US military academy begins removal of Confederate memorials from campus

The elite US military academy at West Point is removing Confederate monuments from its Hudson Valley campus in New York state, in accordance with a congressional review and orders set in motion by the Pentagon.

The removal, which includes a portrait of Gen Robert E Lee in Confederate uniform, began on 18 December. The academy, America’s oldest, said the operation to either take down or modify displays memorializing the Confederacy would be a “multi-phased process”.

Robert E Lee was a graduate and superintendent of West Point who was appointed commander of the Confederate army toward the end of the US civil war. The academy also has a stone bust of the general, bronze plaques dedicated to him, a gate, road, and academic facilities bearing his name.

Across the US over the past few years, statues and other public monuments linked to the Confederacy have been taken down as part of a wider societal reckoning with slavery and its enduring legacy. Many roads, military bases, university buildings and other structures have also been renamed.

Stone markers at West Point that commemorate the Confederacy will be modified “with appropriate language and images” said academy superintendent Lt Gen Steve Gilland. Among the items to be sent to storage or relocated is a bronze triptych which includes an image of a hooded figure appearing with the words “Ku Klux Klan.”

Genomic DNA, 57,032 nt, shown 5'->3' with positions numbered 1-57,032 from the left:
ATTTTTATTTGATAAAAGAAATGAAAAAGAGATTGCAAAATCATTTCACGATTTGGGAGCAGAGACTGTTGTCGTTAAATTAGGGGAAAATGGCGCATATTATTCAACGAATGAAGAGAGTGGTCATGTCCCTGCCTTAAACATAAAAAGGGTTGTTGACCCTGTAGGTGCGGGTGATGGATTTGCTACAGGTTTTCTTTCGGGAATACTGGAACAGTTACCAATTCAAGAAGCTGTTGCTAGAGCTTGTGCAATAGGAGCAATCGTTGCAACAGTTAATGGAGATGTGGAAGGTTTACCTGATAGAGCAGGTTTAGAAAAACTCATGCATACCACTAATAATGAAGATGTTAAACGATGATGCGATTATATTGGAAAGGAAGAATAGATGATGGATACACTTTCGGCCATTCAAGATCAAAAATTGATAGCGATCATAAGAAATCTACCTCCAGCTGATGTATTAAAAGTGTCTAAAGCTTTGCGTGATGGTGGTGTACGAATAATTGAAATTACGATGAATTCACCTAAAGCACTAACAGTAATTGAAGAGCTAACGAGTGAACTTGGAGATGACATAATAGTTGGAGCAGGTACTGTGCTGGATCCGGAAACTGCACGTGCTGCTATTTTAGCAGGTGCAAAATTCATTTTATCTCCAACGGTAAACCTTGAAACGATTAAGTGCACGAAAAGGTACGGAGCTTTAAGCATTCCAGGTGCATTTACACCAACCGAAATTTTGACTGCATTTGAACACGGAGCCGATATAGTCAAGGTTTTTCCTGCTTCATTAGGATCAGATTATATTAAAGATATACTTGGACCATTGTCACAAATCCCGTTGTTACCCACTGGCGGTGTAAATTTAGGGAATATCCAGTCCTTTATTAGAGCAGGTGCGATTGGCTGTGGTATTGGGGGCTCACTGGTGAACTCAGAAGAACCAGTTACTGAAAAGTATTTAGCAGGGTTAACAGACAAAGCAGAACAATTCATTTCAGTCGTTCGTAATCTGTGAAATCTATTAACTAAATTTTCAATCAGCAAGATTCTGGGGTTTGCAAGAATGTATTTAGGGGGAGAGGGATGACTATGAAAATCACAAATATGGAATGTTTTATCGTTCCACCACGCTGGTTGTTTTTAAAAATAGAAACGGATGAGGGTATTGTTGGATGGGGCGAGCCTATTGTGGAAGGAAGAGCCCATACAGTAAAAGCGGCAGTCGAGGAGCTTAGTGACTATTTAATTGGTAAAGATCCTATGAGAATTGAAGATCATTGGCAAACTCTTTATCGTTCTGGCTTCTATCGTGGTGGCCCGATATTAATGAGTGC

Gilland wrote to the West Point community last week saying that West Point’s memorialization, history, and museum (MHM) committee will comply with the recommendations of a congressional commission reviewing Pentagon property honoring the Confederacy “while still conveying the Plaza’s central message of reconciliation”.

In 2020, Donald Trump attempted to veto the committee’s recommendations but members of Congress voted to override his veto. The naming commission has noted that it was not created “with any intention of ‘erasing history’”.

“The facts of the past remain and the commissioners are confident the history of the cvil war will continue to be taught at all service academies with all the quality and complex detail our national past deserves,” the commission said.

“Rather, they make these recommendations to affirm West Point’s long tradition of educating future generations of America’s military leaders to represent the best of our national ideals,” it added.

source: theguardian.com